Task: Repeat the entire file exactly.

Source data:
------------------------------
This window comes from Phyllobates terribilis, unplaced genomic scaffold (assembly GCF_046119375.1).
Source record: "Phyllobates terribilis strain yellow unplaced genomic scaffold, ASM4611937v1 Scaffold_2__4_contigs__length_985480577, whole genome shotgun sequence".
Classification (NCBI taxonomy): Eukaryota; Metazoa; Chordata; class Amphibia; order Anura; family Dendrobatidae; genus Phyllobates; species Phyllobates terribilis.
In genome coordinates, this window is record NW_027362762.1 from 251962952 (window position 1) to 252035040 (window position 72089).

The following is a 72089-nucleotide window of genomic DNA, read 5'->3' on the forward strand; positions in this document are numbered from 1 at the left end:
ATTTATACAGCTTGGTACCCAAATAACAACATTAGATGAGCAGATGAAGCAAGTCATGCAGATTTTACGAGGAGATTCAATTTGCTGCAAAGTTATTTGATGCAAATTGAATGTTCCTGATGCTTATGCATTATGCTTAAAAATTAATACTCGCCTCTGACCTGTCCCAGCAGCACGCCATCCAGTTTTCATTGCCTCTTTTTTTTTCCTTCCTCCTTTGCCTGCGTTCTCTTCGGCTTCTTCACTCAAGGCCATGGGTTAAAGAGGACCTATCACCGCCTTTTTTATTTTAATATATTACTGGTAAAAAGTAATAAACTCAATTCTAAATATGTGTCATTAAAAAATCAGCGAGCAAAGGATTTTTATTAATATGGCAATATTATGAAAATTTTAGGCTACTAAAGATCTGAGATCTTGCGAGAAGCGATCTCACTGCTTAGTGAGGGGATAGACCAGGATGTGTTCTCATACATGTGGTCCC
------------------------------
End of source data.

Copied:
This window comes from Phyllobates terribilis, unplaced genomic scaffold (assembly GCF_046119375.1).
Source record: "Phyllobates terribilis strain yellow unplaced genomic scaffold, ASM4611937v1 Scaffold_2__4_contigs__length_985480577, whole genome shotgun sequence".
Classification (NCBI taxonomy): Eukaryota; Metazoa; Chordata; class Amphibia; order Anura; family Dendrobatidae; genus Phyllobates; species Phyllobates terribilis.
In genome coordinates, this window is record NW_027362762.1 from 251962952 (window position 1) to 252035040 (window position 72089).

The following is a 72089-nucleotide window of genomic DNA, read 5'->3' on the forward strand; positions in this document are numbered from 1 at the left end:
ATTTATACAGCTTGGTACCCAAATAACAACATTAGATGAGCAGATGAAGCAAGTCATGCAGATTTTACGAGGAGATTCAATTTGCTGCAAAGTTATTTGATGCAAATTGAATGTTCCTGATGCTTATGCATTATGCTTAAAAATTAATACTCGCCTCTGACCTGTCCCAGCAGCACGCCATCCAGTTTTCATTGCCTCTTTTTTTTTCCTTCCTCCTTTGCCTGCGTTCTCTTCGGCTTCTTCACTCAAGGCCATGGGTTAAAGAGGACCTATCACCGCCTTTTTTATTTTAATATATTACTGGTAAAAAGTAATAAACTCAATTCTAAATATGTGTCATTAAAAAATCAGCGAGCAAAGGATTTTTATTAATATGGCAATATTATGAAAATTTTAGGCTACTAAAGATCTGAGATCTTGCGAGAAGCGATCTCACTGCTTAGTGAGGGGATAGACCAGGATGTGTTCTCATACATGTGGTCCC